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Few basic facts about Poland Posted by on Jan 8, 2014 in Uncategorized

Ask any tourist about Poland and you might get a mumble of beautiful cities, vodka, communist rule, Pope John Paul II and Euro 2012.

Here are few facts I picked up to help make your visit even more meaningful and interesting:

* Nearly 35% of the 60 million Poles live abroad and large Polish speaking communities can be found in the US, Canada, UK, Germany, Australia, Brazil and Argentina.

* The name “Poland” originates from the name of the tribe “Polanie” which means “people living in open fields”.

* It has been invaded or has fought for freedom in insurrections 43 times from 1600 to 1945.

* The highest mountain in Australia was named in 1840 by Polish explorer Paul Edmund Strzelecki as Mount Kościuszko because of the mountain’s resemblance to the Kościuszko Mound in Kraków.

* The 1st floor is regarded as floor “0” so you press “1” when you want to go to the 2nd floor in the elevator.

* Poles are well educated. 90% of Poland’s youths complete at least secondary education and 50% have an academic degree.

* It adopted the first constitution of its type in Europe and the second ever in the world after that of the United States on 3 May 1791 and was in effect for only 14 months and 3 weeks. It was referred to as “the last will and testament of the expiring Country” and of Polish sovereignty before Poland entered into 123 years of partition.

* It boasts 17 Nobel prize winners, including four Peace Prizes and five in Literature.

* It contributes soldiers to the North Atlantic Treaty Organization’s (NATO) International Security Assistance Force (ISAF) in Afghanistan; maintains troops in the Balkans, mainly in the NATO Kosovo Force; and is contributing a full battalion to the NATO Response Force, with soldiers on call for rapid deployment.

* Kraków was the headquarters and the place of coronation of Polish kings and the nation’s capital from 1038 until the move to Warsaw in 1596.

* It was the centre of the Euopean Jewish world with 3.3 million Jews living in Poland.

* It is among the world’s biggest producers of hard coal. Poland’s reserves of hard coal are estimated at 45.4 billion tons, enough to meet the country’s demand for almost 500 years, twice as long as the world’s average.

* Poles represent the biggest number of people by nationality to rescue Jews during the German Nazi-organised Holocaust, up to around 450,000 from certain death. Poland holds the world record with the most people at 6,135 being awarded the title of Righteous among the Nations by the State of Israel.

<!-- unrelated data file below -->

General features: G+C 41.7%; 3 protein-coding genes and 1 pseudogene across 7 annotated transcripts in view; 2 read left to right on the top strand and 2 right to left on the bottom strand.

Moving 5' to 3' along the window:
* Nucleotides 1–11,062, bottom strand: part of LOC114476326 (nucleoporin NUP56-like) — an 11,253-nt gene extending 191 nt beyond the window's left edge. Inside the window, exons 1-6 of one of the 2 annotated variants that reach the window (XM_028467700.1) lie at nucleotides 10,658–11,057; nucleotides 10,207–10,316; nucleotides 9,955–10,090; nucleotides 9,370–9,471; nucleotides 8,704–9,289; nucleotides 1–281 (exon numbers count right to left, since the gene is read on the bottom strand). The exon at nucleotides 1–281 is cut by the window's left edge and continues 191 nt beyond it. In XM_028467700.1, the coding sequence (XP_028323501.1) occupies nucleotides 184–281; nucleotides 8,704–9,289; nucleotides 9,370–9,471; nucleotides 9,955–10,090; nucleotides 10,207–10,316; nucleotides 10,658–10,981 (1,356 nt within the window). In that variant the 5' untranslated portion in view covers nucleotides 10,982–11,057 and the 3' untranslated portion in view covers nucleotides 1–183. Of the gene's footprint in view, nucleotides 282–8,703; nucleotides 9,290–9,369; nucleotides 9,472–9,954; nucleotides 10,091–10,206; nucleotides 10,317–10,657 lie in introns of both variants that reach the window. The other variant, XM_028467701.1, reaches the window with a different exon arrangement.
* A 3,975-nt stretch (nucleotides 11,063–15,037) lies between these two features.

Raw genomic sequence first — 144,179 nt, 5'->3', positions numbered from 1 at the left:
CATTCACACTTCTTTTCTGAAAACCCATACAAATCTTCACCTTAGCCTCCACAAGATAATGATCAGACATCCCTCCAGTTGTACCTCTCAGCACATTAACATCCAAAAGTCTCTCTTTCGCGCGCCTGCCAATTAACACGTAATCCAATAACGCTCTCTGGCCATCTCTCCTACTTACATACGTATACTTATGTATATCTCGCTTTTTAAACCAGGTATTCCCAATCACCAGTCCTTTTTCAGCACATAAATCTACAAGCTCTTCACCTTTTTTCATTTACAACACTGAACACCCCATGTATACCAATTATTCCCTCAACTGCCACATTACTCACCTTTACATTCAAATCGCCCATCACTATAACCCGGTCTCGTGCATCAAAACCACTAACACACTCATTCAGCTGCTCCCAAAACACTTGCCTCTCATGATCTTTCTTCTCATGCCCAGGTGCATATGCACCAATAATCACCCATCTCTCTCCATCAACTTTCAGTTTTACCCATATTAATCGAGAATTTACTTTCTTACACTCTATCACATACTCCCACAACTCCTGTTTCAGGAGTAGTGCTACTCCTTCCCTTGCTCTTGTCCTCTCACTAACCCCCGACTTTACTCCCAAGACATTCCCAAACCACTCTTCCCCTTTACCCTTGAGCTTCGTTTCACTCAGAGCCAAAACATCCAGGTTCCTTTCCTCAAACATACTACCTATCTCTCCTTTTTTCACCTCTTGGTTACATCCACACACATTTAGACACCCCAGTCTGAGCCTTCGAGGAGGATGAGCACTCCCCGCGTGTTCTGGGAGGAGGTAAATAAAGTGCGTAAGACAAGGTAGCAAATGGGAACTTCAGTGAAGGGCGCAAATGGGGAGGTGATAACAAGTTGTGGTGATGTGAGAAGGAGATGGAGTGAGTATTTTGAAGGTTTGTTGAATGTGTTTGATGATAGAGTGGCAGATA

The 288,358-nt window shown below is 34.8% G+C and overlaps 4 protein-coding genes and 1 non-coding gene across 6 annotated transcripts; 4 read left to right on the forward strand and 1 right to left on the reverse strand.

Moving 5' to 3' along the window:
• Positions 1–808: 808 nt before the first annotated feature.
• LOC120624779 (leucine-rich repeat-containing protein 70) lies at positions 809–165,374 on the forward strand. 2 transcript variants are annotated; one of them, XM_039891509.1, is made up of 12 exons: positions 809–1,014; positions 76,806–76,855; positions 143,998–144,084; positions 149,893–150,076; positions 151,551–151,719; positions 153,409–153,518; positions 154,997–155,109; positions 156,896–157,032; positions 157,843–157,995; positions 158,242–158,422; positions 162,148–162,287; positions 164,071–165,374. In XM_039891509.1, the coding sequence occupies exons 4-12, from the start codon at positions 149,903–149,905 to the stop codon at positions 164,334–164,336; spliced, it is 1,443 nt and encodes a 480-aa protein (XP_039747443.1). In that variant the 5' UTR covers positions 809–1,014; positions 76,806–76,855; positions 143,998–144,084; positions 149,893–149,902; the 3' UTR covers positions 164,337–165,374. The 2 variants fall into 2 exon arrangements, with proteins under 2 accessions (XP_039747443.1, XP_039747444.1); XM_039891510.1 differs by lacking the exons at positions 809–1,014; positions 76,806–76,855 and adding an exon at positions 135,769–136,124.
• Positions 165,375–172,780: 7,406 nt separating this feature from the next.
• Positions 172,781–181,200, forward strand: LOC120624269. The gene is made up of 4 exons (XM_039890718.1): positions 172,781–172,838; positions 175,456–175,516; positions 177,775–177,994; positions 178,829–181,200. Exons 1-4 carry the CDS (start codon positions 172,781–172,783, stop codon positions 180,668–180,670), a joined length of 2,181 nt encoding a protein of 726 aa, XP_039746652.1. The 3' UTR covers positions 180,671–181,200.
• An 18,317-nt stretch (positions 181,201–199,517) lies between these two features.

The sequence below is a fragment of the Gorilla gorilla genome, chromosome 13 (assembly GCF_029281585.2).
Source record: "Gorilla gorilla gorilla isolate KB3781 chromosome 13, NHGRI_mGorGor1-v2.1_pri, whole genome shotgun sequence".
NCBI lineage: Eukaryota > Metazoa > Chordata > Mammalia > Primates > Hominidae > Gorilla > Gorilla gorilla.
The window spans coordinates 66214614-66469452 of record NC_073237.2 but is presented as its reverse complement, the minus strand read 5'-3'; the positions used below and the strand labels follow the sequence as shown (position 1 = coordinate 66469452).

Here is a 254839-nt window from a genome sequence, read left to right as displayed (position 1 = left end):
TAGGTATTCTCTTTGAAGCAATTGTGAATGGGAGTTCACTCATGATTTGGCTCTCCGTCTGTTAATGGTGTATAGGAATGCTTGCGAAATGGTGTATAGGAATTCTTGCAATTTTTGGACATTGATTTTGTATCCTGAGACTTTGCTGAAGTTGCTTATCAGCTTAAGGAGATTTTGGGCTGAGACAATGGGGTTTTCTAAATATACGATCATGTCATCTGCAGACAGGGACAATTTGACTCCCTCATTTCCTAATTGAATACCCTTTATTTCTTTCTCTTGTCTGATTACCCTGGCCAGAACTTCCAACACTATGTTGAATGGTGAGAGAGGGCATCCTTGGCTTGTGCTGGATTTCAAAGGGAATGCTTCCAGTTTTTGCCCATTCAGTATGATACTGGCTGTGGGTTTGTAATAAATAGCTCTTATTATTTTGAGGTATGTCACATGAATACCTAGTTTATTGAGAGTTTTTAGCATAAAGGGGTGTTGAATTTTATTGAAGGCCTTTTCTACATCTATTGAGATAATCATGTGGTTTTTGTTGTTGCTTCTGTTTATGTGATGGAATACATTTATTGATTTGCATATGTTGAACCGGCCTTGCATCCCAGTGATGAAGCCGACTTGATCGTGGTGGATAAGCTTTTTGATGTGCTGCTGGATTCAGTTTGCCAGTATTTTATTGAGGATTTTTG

* A popular drink in Poland, orangeade or oranżada, is a sweet carbonated drink with an orange taste that originated in France and spread to Poland in the 18th century.

* Covering 1/3 of Poland, it’s geothermal waters resources are ranked among the richest in Europe. Equivalent to some 3.5 billion tons of oil, it is sufficient for heating the houses of about 30 million people.

* Pope John Paul II also known as Karol Wojtyła (1920-2005) was Polish. He was the only Polish Pope to date and served the second longest. Additionally he is credited with contributing to hastening the end of communism in Poland and throughout Central and Eastern Europe. His popularity resulted in a TV channel dedicated entirely to the Pope. His family home in Wadowice just outside of Kraków is now a famous site of Christian pilgrimage in Poland.

* The 1st oil refinery in the world was built in 1856 by Polish pharmacist and petroleum industry pioneer, Ignacy Łukasiewicz.

* Polish born astronomer Nicolaus Copernicus – Mikołaj Kopernik (1473–1543) was the first person to propose that the earth was not the center of the universe. Another Polish astronomer, Johannes Hevelius – Jan Heweliusz (1611-1687) published the earliest exact maps of the moon.

* One of the most famous songs in Poland is the”Żeby Polska była Polską”, a Polish protest song written in 1976 by Jan Pietrzak which became the informal anthem protesting the totalitarian Communist regime. Ronald Reagan named a speech after the song, and Queen Elizabeth II quoted from it in her speech to the Polish Parliament.

Do następnego razu… (Till next time…)

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About the Author: Kasia

My name is Kasia Scontsas. I grew near Lublin, Poland and moved to Warsaw to study International Business. I have passion for languages: any languages! Currently I live in New Hampshire. I enjoy skiing, kayaking, biking and paddle boarding. My husband speaks a little Polish, but our daughters are fluent in it! I wanted to make sure that they can communicate with their Polish relatives in our native language. Teaching them Polish since they were born was the best thing I could have given them! I have been writing about learning Polish language and culture for Transparent Language’s Polish Blog since 2010.